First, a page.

ANCHORAGE (AP) -- The debate over oil drilling in the Arctic National Wildlife Refuge is fueling a surge in tourism in the refuge this summer.
Tourists are anxious for a glimpse of the refuge's famed caribou migration and wealth of wildlife, according to wilderness guides. Although many outfitters have more than doubled the number of trips to the refuge, they're still not keeping pace with demand.
''We're turning people away,'' said Carol Kasza, co-owner of ArcticTreks. Kasza said she and her husband are taking more visitors to the refuge this season than they have during the 20 years they've run the Fairbanks-based business.
Nearly 70 percent more tourists are expected to visit the refuge this summer compared with last year, according to the U.S. Fish and Wildlife Service, which manages the refuge.
While the number of expected visitors on guided trips -- 591 -- is minuscule compared with the number of visitors to Alaska's more popular attractions, outfitters say refuge tourism is robust and growing.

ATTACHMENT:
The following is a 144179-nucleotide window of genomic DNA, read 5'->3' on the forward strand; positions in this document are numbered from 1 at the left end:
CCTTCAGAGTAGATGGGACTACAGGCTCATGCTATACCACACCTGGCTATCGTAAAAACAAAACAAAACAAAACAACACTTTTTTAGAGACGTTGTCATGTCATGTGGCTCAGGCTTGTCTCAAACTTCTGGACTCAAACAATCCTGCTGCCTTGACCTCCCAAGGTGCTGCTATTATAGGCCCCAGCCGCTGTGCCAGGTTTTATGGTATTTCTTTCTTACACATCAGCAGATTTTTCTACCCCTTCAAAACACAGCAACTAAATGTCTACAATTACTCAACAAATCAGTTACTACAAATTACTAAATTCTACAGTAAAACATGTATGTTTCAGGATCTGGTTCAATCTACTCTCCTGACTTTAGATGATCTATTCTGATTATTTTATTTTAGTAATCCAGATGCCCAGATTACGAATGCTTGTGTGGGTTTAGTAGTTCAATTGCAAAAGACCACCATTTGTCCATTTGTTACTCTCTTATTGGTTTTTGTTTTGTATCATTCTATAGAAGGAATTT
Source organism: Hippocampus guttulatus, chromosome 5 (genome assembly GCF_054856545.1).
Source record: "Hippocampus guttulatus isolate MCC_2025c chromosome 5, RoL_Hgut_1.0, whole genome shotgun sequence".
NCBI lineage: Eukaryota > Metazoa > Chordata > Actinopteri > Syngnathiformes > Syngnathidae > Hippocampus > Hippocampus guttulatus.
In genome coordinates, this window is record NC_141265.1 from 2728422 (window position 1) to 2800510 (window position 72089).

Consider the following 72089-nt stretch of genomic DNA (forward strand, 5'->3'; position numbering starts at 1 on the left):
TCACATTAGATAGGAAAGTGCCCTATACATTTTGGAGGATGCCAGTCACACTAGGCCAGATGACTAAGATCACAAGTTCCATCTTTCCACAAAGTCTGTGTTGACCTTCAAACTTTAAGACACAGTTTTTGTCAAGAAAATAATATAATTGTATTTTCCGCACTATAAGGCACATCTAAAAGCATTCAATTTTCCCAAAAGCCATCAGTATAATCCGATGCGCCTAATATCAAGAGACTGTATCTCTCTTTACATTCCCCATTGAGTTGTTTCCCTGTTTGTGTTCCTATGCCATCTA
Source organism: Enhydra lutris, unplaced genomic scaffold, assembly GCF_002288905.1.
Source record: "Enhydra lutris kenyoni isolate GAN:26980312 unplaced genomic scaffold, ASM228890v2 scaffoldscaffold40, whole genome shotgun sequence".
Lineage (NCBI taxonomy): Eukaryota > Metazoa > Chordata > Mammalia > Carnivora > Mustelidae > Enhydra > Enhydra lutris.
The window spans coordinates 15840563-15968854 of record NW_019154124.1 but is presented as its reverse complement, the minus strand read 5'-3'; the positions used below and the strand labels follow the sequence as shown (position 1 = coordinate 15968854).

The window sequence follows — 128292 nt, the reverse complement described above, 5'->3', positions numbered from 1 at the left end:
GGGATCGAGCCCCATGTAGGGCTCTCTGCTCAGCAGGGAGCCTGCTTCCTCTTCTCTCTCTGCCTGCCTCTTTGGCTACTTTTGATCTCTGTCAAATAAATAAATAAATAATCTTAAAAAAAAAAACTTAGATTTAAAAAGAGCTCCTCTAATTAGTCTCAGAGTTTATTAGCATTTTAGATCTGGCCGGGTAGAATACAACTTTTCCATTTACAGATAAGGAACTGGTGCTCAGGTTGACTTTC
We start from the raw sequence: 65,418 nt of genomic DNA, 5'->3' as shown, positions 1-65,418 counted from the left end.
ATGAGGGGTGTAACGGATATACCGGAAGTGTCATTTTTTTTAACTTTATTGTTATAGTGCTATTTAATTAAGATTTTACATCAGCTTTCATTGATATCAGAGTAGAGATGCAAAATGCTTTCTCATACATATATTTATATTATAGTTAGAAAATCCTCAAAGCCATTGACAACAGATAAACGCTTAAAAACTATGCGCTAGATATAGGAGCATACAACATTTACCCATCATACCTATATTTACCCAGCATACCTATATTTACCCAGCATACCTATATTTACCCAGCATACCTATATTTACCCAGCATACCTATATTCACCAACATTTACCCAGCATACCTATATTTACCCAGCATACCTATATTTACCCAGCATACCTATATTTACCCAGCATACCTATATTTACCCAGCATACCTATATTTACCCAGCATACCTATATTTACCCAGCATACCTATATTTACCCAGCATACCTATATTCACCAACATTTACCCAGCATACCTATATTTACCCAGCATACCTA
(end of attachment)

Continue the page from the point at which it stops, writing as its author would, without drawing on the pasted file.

Some tourists visit the refuge independently, but the government doesn't track those numbers.
''I would normally do about four trips to the refuge a summer. This year I'm personally guiding six and I have five more trips being guided by others,'' said Karen Jettmar, owner of Equinox Wilderness Expeditions in Anchorage.
Politics is driving the boom, according to guides, clients and the refuge's federal manager.
''When Bush was campaigning for the presidency, he made it very clear that he intended to drill in ANWR,'' said Amy Gulick, 36, a free-lance writer and photographer from the Seattle area who plans to visit the refuge in June. ''My husband and I figured this may be our last chance to see this place undisturbed.''
Julie Lams, a retired nurse practitioner from Sandpoint, Idaho, said the recent push for drilling in the refuge leaves her infuriated and ready to travel north.
''I'm really pissed at Bush. I'll put up with the mosquitoes,'' said Lams, 66.
Tourism to the coastal plain also spiked in the late 1980s and early 1990s when Congress was considering legislation that would have authorized drilling, according to figures provided by the U.S. Fish and Wildlife Service. In 1990, 886 guided tourists spent time in ANWR. Two years earlier, just 362 visited, the federal agency says.
The typical 10-day trip to ANWR can involve canoeing down a river that starts in the Brooks Range and flows to the Arctic Ocean, or backpacking on the tundra, or day hiking from a basecamp. The expeditions generally cost $2,000 to $3,000, guides say, including food and airfare from Fairbanks.
''It's costing me a fortune. More than my trip to Antarctica. But it's worth it,'' Lams said.
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